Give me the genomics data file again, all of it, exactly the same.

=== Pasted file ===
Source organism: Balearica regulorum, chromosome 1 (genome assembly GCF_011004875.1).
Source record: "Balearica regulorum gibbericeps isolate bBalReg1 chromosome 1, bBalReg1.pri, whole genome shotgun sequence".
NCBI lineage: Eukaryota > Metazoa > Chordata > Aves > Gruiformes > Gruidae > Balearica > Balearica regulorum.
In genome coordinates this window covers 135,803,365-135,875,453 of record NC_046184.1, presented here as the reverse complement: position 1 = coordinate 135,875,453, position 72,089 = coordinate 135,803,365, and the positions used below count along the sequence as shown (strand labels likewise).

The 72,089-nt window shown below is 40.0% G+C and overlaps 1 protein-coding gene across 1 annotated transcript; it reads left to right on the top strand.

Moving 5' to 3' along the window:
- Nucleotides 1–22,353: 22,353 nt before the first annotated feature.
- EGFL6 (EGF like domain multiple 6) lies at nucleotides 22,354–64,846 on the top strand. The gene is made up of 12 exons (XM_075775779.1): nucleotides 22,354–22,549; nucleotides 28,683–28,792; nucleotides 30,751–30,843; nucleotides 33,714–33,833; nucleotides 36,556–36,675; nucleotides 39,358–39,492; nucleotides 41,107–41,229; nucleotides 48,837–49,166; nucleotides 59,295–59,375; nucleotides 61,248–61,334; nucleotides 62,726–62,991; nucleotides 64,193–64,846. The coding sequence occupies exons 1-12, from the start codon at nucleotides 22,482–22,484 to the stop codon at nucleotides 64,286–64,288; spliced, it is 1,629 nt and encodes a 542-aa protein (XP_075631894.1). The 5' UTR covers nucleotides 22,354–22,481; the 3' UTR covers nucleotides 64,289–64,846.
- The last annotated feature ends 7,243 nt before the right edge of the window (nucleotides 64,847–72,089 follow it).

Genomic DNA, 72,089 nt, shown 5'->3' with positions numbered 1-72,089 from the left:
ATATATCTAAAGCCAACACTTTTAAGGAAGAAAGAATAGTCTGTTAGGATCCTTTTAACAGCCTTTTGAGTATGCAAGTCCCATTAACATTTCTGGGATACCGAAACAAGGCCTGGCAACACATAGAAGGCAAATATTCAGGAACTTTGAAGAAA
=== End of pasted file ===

Source organism: Balearica regulorum, chromosome 1 (genome assembly GCF_011004875.1).
Source record: "Balearica regulorum gibbericeps isolate bBalReg1 chromosome 1, bBalReg1.pri, whole genome shotgun sequence".
NCBI lineage: Eukaryota > Metazoa > Chordata > Aves > Gruiformes > Gruidae > Balearica > Balearica regulorum.
In genome coordinates this window covers 135,803,365-135,875,453 of record NC_046184.1, presented here as the reverse complement: position 1 = coordinate 135,875,453, position 72,089 = coordinate 135,803,365, and the positions used below count along the sequence as shown (strand labels likewise).

The 72,089-nt window shown below is 40.0% G+C and overlaps 1 protein-coding gene across 1 annotated transcript; it reads left to right on the top strand.

Moving 5' to 3' along the window:
- Nucleotides 1–22,353: 22,353 nt before the first annotated feature.
- EGFL6 (EGF like domain multiple 6) lies at nucleotides 22,354–64,846 on the top strand. The gene is made up of 12 exons (XM_075775779.1): nucleotides 22,354–22,549; nucleotides 28,683–28,792; nucleotides 30,751–30,843; nucleotides 33,714–33,833; nucleotides 36,556–36,675; nucleotides 39,358–39,492; nucleotides 41,107–41,229; nucleotides 48,837–49,166; nucleotides 59,295–59,375; nucleotides 61,248–61,334; nucleotides 62,726–62,991; nucleotides 64,193–64,846. The coding sequence occupies exons 1-12, from the start codon at nucleotides 22,482–22,484 to the stop codon at nucleotides 64,286–64,288; spliced, it is 1,629 nt and encodes a 542-aa protein (XP_075631894.1). The 5' UTR covers nucleotides 22,354–22,481; the 3' UTR covers nucleotides 64,289–64,846.
- The last annotated feature ends 7,243 nt before the right edge of the window (nucleotides 64,847–72,089 follow it).

Genomic DNA, 72,089 nt, shown 5'->3' with positions numbered 1-72,089 from the left:
ATATATCTAAAGCCAACACTTTTAAGGAAGAAAGAATAGTCTGTTAGGATCCTTTTAACAGCCTTTTGAGTATGCAAGTCCCATTAACATTTCTGGGATACCGAAACAAGGCCTGGCAACACATAGAAGGCAAATATTCAGGAACTTTGAAGAAA